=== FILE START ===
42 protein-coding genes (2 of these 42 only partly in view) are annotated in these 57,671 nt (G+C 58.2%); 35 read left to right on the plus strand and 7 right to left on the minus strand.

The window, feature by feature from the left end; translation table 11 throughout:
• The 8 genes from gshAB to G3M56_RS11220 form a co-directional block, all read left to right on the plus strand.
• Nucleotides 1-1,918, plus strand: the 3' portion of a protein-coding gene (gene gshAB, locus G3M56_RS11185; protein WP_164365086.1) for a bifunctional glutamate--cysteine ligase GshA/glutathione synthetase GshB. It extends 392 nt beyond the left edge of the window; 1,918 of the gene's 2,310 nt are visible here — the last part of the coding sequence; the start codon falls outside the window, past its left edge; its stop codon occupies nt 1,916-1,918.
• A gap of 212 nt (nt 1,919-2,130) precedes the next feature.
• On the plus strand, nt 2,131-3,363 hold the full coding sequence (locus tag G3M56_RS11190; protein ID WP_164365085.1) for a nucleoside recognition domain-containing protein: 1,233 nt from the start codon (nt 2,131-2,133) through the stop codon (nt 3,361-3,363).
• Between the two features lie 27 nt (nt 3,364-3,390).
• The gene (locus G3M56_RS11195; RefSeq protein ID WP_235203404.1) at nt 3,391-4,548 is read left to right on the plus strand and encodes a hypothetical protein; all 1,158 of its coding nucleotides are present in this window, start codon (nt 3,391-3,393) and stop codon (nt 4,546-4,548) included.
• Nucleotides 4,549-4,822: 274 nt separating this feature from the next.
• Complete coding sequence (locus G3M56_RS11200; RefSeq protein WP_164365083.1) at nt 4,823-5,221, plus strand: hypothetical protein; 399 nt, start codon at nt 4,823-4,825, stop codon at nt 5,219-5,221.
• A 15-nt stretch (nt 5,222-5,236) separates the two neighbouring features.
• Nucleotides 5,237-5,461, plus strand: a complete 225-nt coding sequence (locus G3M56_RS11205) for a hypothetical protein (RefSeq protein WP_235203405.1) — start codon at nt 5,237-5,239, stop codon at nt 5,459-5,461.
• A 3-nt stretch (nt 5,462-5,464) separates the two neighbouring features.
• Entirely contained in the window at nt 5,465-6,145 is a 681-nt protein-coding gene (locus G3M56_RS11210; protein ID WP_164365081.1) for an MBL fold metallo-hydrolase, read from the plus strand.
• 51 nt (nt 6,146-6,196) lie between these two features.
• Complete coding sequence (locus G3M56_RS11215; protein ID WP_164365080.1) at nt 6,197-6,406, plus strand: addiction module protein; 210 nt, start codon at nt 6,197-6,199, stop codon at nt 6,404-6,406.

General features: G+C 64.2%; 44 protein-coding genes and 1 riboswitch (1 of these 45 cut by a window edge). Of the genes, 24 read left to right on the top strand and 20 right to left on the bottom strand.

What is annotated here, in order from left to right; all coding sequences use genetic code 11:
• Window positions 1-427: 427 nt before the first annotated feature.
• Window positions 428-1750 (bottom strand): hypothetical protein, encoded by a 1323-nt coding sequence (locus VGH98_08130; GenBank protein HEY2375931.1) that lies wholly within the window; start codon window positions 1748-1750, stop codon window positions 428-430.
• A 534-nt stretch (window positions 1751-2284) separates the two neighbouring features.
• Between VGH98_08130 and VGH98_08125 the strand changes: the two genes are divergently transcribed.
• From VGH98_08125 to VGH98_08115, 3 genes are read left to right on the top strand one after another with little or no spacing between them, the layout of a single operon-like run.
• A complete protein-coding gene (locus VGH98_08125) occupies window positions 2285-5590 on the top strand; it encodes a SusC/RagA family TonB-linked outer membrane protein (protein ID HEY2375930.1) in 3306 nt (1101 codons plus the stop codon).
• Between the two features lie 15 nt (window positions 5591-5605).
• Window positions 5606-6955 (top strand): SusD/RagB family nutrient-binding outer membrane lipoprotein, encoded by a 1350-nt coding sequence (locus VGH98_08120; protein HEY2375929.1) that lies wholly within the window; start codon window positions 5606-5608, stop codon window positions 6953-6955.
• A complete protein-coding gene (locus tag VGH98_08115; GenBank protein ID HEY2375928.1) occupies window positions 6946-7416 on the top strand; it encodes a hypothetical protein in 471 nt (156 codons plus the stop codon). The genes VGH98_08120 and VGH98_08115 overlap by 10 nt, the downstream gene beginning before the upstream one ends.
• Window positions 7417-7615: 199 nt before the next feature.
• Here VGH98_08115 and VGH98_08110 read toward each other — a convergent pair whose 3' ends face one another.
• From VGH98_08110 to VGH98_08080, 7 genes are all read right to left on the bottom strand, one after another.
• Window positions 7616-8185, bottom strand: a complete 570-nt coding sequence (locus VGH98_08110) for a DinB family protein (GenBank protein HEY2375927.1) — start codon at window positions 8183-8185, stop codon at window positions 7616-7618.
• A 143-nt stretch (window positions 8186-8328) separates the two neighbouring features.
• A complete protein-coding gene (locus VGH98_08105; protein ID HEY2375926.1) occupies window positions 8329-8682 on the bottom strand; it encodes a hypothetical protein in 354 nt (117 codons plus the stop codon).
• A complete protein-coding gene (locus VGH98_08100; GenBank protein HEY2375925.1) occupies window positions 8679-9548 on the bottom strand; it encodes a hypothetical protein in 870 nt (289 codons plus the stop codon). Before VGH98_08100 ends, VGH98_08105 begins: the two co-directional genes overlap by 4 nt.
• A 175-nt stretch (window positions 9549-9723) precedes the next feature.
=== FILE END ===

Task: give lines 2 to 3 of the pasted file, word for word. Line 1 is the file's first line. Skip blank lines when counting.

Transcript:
The window, feature by feature from the left end; translation table 11 throughout:
• The 8 genes from gshAB to G3M56_RS11220 form a co-directional block, all read left to right on the plus strand.